Business Gift-Giving: What's Deductible and What's Not?

During the holiday season, many business owners give gifts to customers to thank them for their business. In turn, the Internal Revenue Service (IRS) offers business owners a deduction for the cost of the gifts. But before you go shopping, check your list twice because there are strict limitations on how much you can deduct, reports the Texas Society of CPAs.

The IRS allows your business to deduct up to $25 for business gifts you give to any one person per year. There is no limit on how many people you can give business gifts to during the year, nor on how much you spend for those gifts, although your business gift deduction is limited to $25 per recipient. That means if you give your customer a $50 gift basket, be prepared to settle for a $25 deduction. If, during the course of a year, you give two gifts to a customer – one worth $10 and one worth $15 – you can still claim the maximum $25 deduction.

The $25 limit does not include incidental costs, such as packaging, gift-wrapping, engraving, or mailing costs. Costs are considered incidental if they don’t add substantial value to a gift.

If you and your spouse both give a business gift to the same recipient, for tax purposes, you are treated as one person. This is true even if you and your spouse have separate business connections with the recipient.

If you present a gift to a member of a customer’s family, the gift is generally considered to be an indirect gift to the customer. This IRS rule does not apply if you have a bona fide, independent business connection with the family member, unless it is intended for the customer’s eventual use.

Many businesses give customers and clients small promotional items such as key chains, pens, and plastic bags. Items that cost $4 or less, have your company name clearly and permanently imprinted on them, and are widely distributed may be deducted without limitation.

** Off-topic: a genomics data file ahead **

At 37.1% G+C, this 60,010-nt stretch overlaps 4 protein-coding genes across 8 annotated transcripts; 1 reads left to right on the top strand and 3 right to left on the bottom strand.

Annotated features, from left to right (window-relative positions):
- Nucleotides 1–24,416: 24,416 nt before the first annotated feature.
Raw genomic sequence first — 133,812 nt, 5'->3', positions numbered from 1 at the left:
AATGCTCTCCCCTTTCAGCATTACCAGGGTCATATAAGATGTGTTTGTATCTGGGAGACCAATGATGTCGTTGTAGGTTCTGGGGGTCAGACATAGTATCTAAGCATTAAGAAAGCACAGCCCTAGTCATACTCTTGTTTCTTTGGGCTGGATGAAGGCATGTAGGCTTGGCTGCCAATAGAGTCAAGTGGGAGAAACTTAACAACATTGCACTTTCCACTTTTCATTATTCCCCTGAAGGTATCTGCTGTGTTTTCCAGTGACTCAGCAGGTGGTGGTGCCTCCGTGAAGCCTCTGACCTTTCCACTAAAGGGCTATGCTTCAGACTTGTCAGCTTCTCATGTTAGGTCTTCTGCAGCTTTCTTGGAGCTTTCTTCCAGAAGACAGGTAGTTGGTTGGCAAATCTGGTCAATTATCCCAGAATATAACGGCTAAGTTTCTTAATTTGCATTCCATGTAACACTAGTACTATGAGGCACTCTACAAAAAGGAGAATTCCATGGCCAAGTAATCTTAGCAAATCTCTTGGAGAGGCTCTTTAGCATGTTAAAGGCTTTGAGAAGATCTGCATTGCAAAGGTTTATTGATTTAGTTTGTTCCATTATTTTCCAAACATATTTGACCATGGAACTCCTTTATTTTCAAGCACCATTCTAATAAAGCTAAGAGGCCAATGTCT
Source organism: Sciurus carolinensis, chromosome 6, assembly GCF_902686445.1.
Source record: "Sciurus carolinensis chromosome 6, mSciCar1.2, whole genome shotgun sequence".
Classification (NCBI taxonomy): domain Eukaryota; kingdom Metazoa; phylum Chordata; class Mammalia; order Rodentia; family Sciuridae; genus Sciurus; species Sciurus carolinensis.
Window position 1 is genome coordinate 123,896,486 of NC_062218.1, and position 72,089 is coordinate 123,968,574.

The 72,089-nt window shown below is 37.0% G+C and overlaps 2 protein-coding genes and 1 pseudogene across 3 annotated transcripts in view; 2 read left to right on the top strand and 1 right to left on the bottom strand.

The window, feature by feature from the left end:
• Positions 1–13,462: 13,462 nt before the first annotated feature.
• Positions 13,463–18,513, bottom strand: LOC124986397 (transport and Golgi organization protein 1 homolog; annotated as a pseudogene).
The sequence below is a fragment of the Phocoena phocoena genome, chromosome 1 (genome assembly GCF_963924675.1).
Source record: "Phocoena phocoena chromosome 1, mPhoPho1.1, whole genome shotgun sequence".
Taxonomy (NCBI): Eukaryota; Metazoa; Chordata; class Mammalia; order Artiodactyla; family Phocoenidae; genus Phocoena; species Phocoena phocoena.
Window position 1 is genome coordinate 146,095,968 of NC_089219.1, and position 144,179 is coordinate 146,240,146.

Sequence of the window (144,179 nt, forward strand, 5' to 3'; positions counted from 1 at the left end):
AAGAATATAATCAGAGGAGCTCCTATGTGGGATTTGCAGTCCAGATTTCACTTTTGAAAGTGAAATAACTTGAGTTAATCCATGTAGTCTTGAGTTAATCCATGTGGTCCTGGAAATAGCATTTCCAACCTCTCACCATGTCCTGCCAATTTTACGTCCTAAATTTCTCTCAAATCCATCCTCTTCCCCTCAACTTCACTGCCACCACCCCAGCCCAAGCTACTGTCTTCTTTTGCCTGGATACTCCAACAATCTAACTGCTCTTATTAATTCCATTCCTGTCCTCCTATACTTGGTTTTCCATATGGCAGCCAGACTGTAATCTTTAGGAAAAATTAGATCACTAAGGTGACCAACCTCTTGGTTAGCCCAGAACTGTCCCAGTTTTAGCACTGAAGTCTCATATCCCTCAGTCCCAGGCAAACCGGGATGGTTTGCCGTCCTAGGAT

What happens when you give a client or customer tickets to the theatre or a sporting event? If you go to the event with the person, the rule is that you must treat the cost as an entertainment expense, subject to the entertainment expense rules. In that case, the $25 limitation doesn’t apply. However, as an entertainment expense, you may deduct only 50 percent of the cost.

If you give the tickets and do not attend the event yourself, you can choose whether to declare the tickets a gift, subject to the $25 limitation, or entertainment expense. In this case, you should make the decision based on which is more advantageous.

For instance, suppose you gave a client two $75 tickets to a football game for his or her personal use. If you treat those tickets as an entertainment expense, you may deduct $75 (50 percent of $150). Treating those tickets as a gift would limit your deduction to $25.

CPAs say it’s important to keep accurate records of all business gift expenses, since this is an area that the IRS closely monitors. Be sure to record the date, name of the business associate, and the cost of the gift, and hold onto receipts to substantiate your deduction. A CPA can answer any questions you have about business gift deductions.

Reviewed and edited by Jim Oliver, CPA, Jim Oliver & Associates P.C.

Copyright 2006, American Institute of Certified Public Accountants